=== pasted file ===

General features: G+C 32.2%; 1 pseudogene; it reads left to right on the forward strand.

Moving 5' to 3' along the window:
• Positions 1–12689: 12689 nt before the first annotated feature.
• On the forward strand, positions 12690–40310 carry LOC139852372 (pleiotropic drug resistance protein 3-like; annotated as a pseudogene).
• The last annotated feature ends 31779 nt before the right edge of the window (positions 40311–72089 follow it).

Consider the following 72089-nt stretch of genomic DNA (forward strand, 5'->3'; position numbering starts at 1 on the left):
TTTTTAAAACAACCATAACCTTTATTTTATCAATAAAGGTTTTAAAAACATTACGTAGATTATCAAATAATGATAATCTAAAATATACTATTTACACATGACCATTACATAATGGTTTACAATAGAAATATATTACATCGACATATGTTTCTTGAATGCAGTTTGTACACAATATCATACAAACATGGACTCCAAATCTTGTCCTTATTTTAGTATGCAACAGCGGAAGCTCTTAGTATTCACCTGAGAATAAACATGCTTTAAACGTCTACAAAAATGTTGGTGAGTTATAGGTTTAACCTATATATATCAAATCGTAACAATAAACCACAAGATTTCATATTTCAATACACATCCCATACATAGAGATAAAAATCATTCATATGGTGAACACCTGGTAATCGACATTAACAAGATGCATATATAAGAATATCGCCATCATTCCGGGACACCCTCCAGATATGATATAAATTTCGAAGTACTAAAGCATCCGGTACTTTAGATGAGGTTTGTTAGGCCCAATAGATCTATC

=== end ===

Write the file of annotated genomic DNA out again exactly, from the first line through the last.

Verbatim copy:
General features: G+C 32.2%; 1 pseudogene; it reads left to right on the forward strand.

Moving 5' to 3' along the window:
• Positions 1–12689: 12689 nt before the first annotated feature.
• On the forward strand, positions 12690–40310 carry LOC139852372 (pleiotropic drug resistance protein 3-like; annotated as a pseudogene).
• The last annotated feature ends 31779 nt before the right edge of the window (positions 40311–72089 follow it).

Consider the following 72089-nt stretch of genomic DNA (forward strand, 5'->3'; position numbering starts at 1 on the left):
TTTTTAAAACAACCATAACCTTTATTTTATCAATAAAGGTTTTAAAAACATTACGTAGATTATCAAATAATGATAATCTAAAATATACTATTTACACATGACCATTACATAATGGTTTACAATAGAAATATATTACATCGACATATGTTTCTTGAATGCAGTTTGTACACAATATCATACAAACATGGACTCCAAATCTTGTCCTTATTTTAGTATGCAACAGCGGAAGCTCTTAGTATTCACCTGAGAATAAACATGCTTTAAACGTCTACAAAAATGTTGGTGAGTTATAGGTTTAACCTATATATATCAAATCGTAACAATAAACCACAAGATTTCATATTTCAATACACATCCCATACATAGAGATAAAAATCATTCATATGGTGAACACCTGGTAATCGACATTAACAAGATGCATATATAAGAATATCGCCATCATTCCGGGACACCCTCCAGATATGATATAAATTTCGAAGTACTAAAGCATCCGGTACTTTAGATGAGGTTTGTTAGGCCCAATAGATCTATC